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Breeders will benefit from carcass data

News Roundup: From the April 2015 issue of Canadian Cattlemen

The Beef Cattle Research Council (BCRC) believes the Beef InfoXchange System (BIXS) will become invaluable for cattle breeders, geneticists and beef researchers if significant numbers of producers can be encouraged to make use of the national database.

And they aren’t the only ones looking forward to a more productive BIXS, according to a recent blog posting by the BCRC

Information is the key, says Jennifer Stewart-Smith, president of Beefbooster.

She believes carcass data along with production data will not only guide cow-calf producers, but seedstock breeding programs, as well.

Michael Latimer, executive director of the Canadian Beef Breeds Council, says the information will be useful if it can be connected to a specific breeding program on the farm.

Dr. John Crowley

Dr. John Crowley
photo: Supplied

Dr. John Crowley, a geneticist at the University of Alberta says carcass data would be a useful tool in understanding how the complex world of genetics influences traits in individual animals.

Carcass data is the real report card on the efforts to develop breeding stock by the seedstock operator, the time and commitment of cow-calf operators to produce a healthy weaned calf, and the management of feedlot operators in taking an efficient animal to market weight.

“BIXS is all about information and the value of that information will help in the development of expected progeny differences (EPDs),” says Stewart-Smith. “But first we have to have the information. If all goes as planned with the flow of information it will be invaluable. We need to get that information back to the producer, and ultimately back to the seedstock operator as a guide for breed development.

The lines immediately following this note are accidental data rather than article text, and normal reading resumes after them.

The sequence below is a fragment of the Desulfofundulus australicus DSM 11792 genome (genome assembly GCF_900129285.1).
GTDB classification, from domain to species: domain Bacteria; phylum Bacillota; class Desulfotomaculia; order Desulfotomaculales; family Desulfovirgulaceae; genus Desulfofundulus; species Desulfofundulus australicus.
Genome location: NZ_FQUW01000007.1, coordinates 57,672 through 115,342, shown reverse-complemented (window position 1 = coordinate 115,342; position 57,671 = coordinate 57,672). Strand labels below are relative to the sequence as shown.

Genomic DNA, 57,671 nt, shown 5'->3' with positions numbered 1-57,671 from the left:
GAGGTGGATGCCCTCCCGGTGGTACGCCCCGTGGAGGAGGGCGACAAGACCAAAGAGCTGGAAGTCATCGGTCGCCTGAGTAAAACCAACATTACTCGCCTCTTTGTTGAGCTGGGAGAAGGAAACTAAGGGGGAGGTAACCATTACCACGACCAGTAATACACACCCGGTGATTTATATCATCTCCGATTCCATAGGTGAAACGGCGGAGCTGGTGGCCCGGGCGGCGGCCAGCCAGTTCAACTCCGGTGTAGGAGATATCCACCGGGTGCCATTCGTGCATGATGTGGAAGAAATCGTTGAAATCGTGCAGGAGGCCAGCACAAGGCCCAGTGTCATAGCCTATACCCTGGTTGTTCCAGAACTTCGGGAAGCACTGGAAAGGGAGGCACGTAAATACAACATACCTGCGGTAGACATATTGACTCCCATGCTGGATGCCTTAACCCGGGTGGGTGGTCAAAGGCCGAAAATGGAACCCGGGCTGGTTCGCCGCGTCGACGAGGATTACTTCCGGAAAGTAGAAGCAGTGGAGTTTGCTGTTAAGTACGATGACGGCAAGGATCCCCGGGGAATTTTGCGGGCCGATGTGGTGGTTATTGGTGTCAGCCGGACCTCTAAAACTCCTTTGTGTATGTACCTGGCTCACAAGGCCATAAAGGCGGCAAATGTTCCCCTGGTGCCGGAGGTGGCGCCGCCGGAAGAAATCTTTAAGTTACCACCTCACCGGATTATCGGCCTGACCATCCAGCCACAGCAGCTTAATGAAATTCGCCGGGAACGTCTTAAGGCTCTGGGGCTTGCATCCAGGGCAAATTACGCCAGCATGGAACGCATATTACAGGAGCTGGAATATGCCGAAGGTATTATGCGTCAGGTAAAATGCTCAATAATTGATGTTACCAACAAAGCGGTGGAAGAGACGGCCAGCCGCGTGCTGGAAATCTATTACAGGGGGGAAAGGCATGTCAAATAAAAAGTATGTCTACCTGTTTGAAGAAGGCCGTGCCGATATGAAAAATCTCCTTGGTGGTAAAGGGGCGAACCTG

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“We can use a number of tools now to develop animals with expected breeding values — desirable traits — but it is getting the carcass data on a large number of animals that really tells us which bulls have the proper traits to produce what the market wants.

“BIXS has the potential but it needs the whole industry to get involved,” she says. “There needs to be a meaningful flow of information back and forth through the production chain involving seedstock breeders, cow-calf producers, cattle feeders and packing plants.”

As a beef seedstock developer, Stewart-Smith says carcass data is valuable to the Beefbooster breeding program, but she also needs other information from the production chain to properly analyze and manage genetics.

Along with individual cattle ID numbers, information most useful to her includes birth-date specifics — was it the actual birth date or the start of the calving season; gender of animal; feedlot intake date; feedlot in-weight; slaughter date; and carcass quality information such as carcass quality grade, rib-eye area, backfat depth, marbling, hot carcass weight, yield grade and lean meat percentage.

“From these pieces of information we can calculate numbers that are important,” says Stewart-Smith. “For example, using feedlot in-date, feedlot in-weight, kill date and hot carcass weight we can estimate the average daily gain of a group of cattle and average daily gain is an indicator of efficiency. Also, using birth date, feedlot in-date and kill date we can calculate days to harvest — birth date to kill date — or days on feed.”

Back at the breeding level, Stewart-Smith can use this data to improve and expand the EPDs associated with any bull. Beefbooster has developed EPDs for key production traits. “And using a selection index we weigh those traits according to their economic relevance,” she says. “With carcass data and other production information we can develop EPDs for all carcass traits and rate those for their economic importance.”